Brian McLaren is one of the most influential “author mentors” in my spiritual journey. I’ve read all but his latest book, and most of those I bought the day they came out. I love McLaren’s writing style, his message, and his thoughtful critiques. He writes with a subtle sense of humor and sarcasm, yet his message is poignant. I have actually met McLaren, and he is a friendly and down to earth person, not some arrogant celebrity evangelical. He loves Jesus, and he wants to see the kingdom of God manifest here on earth. His writings have made me comfortable with what many evangelicals would call liberal theology.
Recently McLaren has publicly endorsed Barack Obama for President. He has begun a series on his blog explaining each of his reasons for his choice, and hopes that we will vote for him as well. To my surprise and delight, what I read in his first post was thoughtful, engaging, and exposed the negative narrative that John McCain lives from and speaks from, which was his primary point in the first post.
I’m not ready to join McLaren in his support, but for any believer who isn’t an Obama supporter, what McLaren has to say is truly worth reading. I disagree with several points McLaren makes, primarily points that are inaccurate in their factuality rather than the main point or message behind it.
His first reason is what he calls the framing story. McCain lives in a “warrior narrative,” described McLaren, that emphasizes an us-them attitude toward our enemies. McLaren believes this is bogus and unsatisfactory in foreign policy. Barack Obama, on the other hand, preaches “a reconciliation narrative, a peace-building narrative, a collaboration narrative.” McLaren explains his endorsement of this framing story for two reasons:
First, I am a committed Christian, and I believe a narrative of reconciliation is in harmony with the teachings of Jesus. Conversely, a narrative of domination and defeat is not: it is the way of Caesar, or what Jesus called “the kingdoms of this world”….
Second, I believe we have crossed a threshold in my lifetime. Senator McCain, because of his age and his viewpoint, lives on the older side of that threshold. This doesn’t mean he is evil, but it means he is responding in ways that are no longer appropriate to a world that no longer exists, and in that way, his viewpoint is no longer helpful.
On those two points, I’d like to respond. First, I am a committed Christian also, and I do believe the narrative of reconciliation is in harmony with the teachings of Jesus. But so is calling a spade a spade (or evil what it is: evil), and so is defending and protecting those whom we have been entrusted to protect. For me personally, that means my family. For the government, that means the citizens of that nation and all within its borders.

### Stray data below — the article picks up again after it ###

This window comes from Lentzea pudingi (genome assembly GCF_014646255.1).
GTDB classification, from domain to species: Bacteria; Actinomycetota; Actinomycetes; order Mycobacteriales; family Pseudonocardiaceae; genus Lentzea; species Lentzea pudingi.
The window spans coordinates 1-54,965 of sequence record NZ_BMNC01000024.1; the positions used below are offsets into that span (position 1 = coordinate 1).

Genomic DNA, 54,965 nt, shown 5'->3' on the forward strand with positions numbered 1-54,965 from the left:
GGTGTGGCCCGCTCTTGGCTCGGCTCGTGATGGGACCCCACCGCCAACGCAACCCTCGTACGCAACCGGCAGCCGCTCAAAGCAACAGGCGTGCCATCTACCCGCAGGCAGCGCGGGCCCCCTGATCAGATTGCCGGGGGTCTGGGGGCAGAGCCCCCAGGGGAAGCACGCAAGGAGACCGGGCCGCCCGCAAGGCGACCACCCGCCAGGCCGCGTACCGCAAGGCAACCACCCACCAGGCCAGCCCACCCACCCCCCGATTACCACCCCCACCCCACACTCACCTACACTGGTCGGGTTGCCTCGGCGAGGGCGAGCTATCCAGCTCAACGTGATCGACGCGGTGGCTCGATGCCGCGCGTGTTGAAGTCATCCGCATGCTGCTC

On his second point, I think McLaren ignores the reality that we still live in a world full of appropriate dichotomies. While I agree that not all conflict can be reduced to two polar opposite sides, and by no means is any conflict simplistic, McLaren’s dissatisfaction with the “warrior narrative” is simply another perspective of a postmodern Western Christian who has reacted often against his modernistic and fundamentalist upbringing (and for very good reasons). For those who wish to have no part in reconciling with the West, let alone Christians, but rather seek bloody retribution, we cannot offer reconciliation. We can only offer to defeat them. If it were only so easy to extend a reconciliatory hand.
On a personal level, we can turn the other cheek or let a man take more than just the coat off our backs. But a single human being (and his administration) do not have the authority to turn my cheek or let my enemy take the clothes of my back. That is my choice to make. A President is under oath to protect me, not act as a priest or mediator of reconciliation to my enemies. Granted, it might be part of the method of protection, but at best, it merely sets an example. At worst it may cost the lives of others, especially when the enemy doesn’t care about our reconciliation.